Seidl, Michael F. ; Ackerveken, Guido Van Den - \ 2019
    Annual Review of Phytopathology 57 (2019). - ISSN 0066-4286 - p. 367 - 386.
    Cytolytic activity - GIPC binding - NEP1-like proteins - Pattern-Triggered immunity - Phylogeny - Phytotoxins

    Necrosis-and ethylene-inducing peptide 1 (Nep1)-like proteins (NLP) have an extremely broad taxonomic distribution; they occur in bacteria, fungi, and oomycetes. NLPs come in two forms, those that are cytotoxic to eudicot plants and those that are noncytotoxic. Cytotoxic NLPs bind to glycosyl inositol phosphoryl ceramide (GIPC) sphingolipids that are abundant in the outer leaflet of plant plasma membranes. Binding allows the NLP to become cytolytic in eudicots but not monocots. The function of noncytotoxic NLPs remains enigmatic, but the expansion of NLP genes in oomycete genomes suggests they are important. Several plant species have evolved the capacity to recognize NLPs as molecular patterns and trigger plant immunity, e.g., Arabidopsis thaliana detects nlp peptides via the receptor-like protein RLP23. In this review, we provide a historical perspective from discovery to understanding of molecular mechanisms and describe the latest developments in the NLP field to shed light on these fascinating microbial proteins.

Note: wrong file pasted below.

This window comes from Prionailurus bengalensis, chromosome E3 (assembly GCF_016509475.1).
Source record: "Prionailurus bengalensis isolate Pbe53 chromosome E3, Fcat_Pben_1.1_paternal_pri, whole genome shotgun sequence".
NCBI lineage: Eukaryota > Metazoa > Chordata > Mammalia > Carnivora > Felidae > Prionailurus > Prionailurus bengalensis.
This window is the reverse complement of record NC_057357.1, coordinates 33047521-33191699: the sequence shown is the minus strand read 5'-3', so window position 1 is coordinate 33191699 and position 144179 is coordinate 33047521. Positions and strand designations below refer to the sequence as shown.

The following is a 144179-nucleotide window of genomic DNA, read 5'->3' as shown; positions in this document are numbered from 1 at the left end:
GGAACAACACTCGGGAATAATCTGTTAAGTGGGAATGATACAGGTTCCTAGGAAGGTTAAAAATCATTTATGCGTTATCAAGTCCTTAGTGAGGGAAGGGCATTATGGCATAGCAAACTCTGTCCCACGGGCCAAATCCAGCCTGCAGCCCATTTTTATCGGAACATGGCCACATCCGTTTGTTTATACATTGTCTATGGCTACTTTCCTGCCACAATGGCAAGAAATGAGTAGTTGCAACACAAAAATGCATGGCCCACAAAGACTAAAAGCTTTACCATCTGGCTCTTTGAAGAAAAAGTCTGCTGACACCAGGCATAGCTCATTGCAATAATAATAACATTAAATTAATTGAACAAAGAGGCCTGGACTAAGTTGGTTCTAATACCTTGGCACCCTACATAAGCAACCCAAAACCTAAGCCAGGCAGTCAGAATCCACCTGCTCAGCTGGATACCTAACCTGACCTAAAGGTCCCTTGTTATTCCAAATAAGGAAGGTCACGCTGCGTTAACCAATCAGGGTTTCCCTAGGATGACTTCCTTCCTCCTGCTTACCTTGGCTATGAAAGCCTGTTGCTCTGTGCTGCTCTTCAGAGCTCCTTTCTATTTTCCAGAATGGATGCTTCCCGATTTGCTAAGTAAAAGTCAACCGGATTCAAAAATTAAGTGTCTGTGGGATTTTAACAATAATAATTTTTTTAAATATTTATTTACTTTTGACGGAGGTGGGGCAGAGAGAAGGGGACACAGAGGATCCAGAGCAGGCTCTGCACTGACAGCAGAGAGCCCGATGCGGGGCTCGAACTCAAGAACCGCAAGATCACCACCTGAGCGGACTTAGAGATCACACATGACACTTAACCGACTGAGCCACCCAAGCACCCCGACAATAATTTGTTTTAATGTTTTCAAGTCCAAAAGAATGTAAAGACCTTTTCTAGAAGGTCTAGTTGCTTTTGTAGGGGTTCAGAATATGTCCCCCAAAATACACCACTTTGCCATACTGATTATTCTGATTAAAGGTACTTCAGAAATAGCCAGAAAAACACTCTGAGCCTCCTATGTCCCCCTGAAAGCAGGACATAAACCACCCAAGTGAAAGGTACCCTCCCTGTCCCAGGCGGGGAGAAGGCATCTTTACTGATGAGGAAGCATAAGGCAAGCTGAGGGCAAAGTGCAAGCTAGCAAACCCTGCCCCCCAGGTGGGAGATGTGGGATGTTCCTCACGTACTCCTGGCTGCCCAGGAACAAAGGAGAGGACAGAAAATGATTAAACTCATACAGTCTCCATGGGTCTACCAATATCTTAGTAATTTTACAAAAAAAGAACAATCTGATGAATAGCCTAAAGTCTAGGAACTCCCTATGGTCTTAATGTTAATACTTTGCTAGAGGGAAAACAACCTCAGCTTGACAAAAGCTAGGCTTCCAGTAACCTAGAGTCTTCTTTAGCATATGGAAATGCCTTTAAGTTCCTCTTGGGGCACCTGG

Redox-flow battery design for a methane-producing bioelectrochemical system
    Geppert, Florian ; Liu, Dandan ; Weidner, Eckhard ; Heijne, Annemiek ter - \ 2019
    International Journal of Hydrogen Energy 44 (2019)39. - ISSN 0360-3199 - p. 21464 - 21469.
    Biocathode - Bioelectrochemical power-to-gas - Methane - Methanogenic archaea - Reactor design

    Methane production at biocathodes is an innovative approach of storing renewable electrical energy in chemical energy via the biological conversion of carbon dioxide. Methane-producing microorganisms use electricity to catalyze the conversion of carbon dioxide into methane; a form of carbon-neutral natural gas. However, the rates of methane production remain too low for practical application. To improve performance, high area-to-volume ratio with good mass transfer is required. In this study, we used the design of redox flow-batteries with a high area-to-volume ratio of 2.0 cm2/cm3 and an external capillary manifold for flow distribution. Current densities up to 35 A/m2 were applied, resulting in volumetric methane production rates of up to 12.5 L CH4/L/d, three times higher than rates reported so far. The highest energy efficiency of 30% was obtained at 25 A/m2. Even with a low relative abundance of methanogens in the microbial community (20%), dense biofilm growth was observed on the outer surface of the biocathode. Flow-battery cell design shows promising performance for application of methane-producing biocathodes.